Latest News on Monkey’s Wedding

About a week ago I posted the first chapter of my Young Adult novel, Monkey’s Wedding on Jukepopserials. It’s a site where you, the reader, can read for free books, stories and serials, every genre possible. For authors, it’s where they can upload their chapters and ask readers to vote on them, with a cash prize going to the most popular works in fiction and nonfiction categories.

The reason I’m doing this is to test the waters, see what kind of response I get. No matter what though, I will get this bloody book published before I die. I already announced I was going to self-publish not too long ago. But then the events that prompted my memoir, Loveyoubye, interfered and I shelved the idea. I’ve had some heart-breaking near misses with getting Monkey’s Wedding published by a traditional publisher, agent and all; you can read about my travails here. I also want to get the sequel, Mine Dances out into the world, a coming-of-age for the sixteen-year-old white protagonist (there’s also a black protagonist).

These two books were my first tribute to Africa and the African boys and men who worked for us. So. Here I am trotting it out for your perusal. Whatever the reaction, I shall be publishing both books within the next year. Hopefully, my memoir, Loveyoubye, will give both books a leg-up in getting a little bit of notice.


My memoir, Loveyoubye, is due to be released by She Writes Press on April 8, 2014!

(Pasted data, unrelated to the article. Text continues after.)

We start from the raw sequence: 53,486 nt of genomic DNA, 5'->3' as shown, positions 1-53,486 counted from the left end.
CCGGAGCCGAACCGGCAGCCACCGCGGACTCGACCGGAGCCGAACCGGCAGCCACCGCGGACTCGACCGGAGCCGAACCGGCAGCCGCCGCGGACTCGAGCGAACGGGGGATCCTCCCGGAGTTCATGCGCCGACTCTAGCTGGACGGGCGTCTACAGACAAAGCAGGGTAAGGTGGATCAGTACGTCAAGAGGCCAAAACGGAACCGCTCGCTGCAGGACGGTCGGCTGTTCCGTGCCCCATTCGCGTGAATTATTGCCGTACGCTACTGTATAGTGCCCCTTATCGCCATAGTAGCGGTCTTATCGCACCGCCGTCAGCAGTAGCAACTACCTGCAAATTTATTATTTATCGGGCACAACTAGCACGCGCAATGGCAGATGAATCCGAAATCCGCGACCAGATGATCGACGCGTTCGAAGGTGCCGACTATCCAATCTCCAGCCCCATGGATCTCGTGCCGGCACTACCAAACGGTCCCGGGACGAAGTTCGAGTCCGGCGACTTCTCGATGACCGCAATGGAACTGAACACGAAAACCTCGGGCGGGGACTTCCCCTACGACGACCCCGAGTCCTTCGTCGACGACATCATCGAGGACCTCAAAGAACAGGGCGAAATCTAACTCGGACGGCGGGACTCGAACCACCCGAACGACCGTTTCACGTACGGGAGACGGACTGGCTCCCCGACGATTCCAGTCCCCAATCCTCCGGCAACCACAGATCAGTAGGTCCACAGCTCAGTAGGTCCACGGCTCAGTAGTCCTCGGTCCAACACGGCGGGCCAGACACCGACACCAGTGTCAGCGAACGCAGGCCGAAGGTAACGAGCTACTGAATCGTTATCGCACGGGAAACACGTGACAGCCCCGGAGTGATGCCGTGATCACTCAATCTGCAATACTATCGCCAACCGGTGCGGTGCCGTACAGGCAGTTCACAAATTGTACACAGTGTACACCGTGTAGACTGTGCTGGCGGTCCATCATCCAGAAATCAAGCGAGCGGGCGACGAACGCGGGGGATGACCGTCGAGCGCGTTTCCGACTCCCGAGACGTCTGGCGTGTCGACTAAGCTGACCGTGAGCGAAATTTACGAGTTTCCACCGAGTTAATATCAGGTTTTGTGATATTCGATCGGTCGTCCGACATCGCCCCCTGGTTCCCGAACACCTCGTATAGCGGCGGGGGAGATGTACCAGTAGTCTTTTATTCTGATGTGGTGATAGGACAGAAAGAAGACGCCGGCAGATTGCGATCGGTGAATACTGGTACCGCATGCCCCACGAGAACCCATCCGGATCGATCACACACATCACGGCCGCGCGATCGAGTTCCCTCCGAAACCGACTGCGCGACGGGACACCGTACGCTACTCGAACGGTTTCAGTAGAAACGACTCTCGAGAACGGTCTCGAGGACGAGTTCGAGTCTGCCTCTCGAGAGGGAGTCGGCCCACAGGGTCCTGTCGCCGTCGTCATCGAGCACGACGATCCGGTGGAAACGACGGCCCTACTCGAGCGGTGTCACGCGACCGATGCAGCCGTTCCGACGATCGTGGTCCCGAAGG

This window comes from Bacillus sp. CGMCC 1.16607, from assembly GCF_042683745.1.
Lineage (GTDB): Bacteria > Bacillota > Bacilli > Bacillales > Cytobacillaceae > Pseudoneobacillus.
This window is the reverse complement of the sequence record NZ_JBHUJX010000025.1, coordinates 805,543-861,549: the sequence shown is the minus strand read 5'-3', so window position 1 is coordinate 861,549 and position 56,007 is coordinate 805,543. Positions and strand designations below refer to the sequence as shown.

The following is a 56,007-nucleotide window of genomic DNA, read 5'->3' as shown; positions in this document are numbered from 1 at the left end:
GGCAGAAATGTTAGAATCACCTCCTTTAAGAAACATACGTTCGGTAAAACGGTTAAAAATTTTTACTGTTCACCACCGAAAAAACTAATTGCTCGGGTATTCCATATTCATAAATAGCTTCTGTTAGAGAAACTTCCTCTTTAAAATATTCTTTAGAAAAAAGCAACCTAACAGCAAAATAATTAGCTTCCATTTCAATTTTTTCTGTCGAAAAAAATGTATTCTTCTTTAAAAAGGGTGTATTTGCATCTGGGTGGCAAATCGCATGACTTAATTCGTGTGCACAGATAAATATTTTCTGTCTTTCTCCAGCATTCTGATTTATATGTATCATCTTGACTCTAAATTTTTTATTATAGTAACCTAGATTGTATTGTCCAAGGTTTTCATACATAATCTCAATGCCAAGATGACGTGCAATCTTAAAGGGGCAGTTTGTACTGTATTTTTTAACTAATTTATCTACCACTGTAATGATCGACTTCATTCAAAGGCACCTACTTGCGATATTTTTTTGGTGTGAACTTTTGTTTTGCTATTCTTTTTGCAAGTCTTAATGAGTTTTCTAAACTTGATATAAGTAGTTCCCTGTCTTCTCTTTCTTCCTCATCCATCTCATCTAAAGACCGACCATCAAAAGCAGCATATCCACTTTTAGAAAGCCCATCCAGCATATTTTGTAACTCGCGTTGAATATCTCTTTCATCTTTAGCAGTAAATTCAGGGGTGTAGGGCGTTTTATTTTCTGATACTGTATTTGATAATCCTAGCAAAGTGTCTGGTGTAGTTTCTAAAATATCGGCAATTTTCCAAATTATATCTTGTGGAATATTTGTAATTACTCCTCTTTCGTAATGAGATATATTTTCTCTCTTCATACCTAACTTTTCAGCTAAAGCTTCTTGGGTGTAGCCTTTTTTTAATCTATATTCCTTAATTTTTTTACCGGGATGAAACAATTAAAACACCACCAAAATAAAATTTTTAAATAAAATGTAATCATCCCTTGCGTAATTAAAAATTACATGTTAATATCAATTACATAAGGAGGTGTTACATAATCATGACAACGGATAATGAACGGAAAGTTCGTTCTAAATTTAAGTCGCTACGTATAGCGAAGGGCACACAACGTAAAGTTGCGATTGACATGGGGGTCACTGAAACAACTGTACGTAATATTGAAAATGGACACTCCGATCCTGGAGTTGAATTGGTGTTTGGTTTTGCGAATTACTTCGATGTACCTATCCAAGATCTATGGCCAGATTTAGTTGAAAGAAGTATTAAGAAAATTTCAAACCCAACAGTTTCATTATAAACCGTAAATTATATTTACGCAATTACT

loveyoubye_Cover 19Sept2013.inddNot a good rendition of the cover, it really doesn’t do it justice.

Sweets in bed

And here’s Sweetpea, the dog in the story, a Staffordshire Bull Terrier, love of my life and a major player.


Loveyoubye describes the beginning of the end of my twenty-five-year marriage and my healing journey home to South Africa to help my younger brother who has special needs. It is a story of life transitions, parallels, and journeys. It is also a love story for my dog Sweetpea, and reveals the unbreakable bond between humans and their pets, along with the grief of losing them. It is a story of revelations; Sweetpea was a vital emotional link in my dysfunctional marriage. With her letting go, I was able to as well.

Getting Closer to Publication

It’s Celebrate The Small Things Day. Something I’ve achieved each week, no matter how small. If you’re interested in doing the same thing sign up here at Vicki’s blog. But before I launch into my celebratin’ I want to thank Vicki for having created a way for me to keep a hand in blogging while I sort through what is turning out to be a crazy-making journey to getting my memoir Loveyoubye published.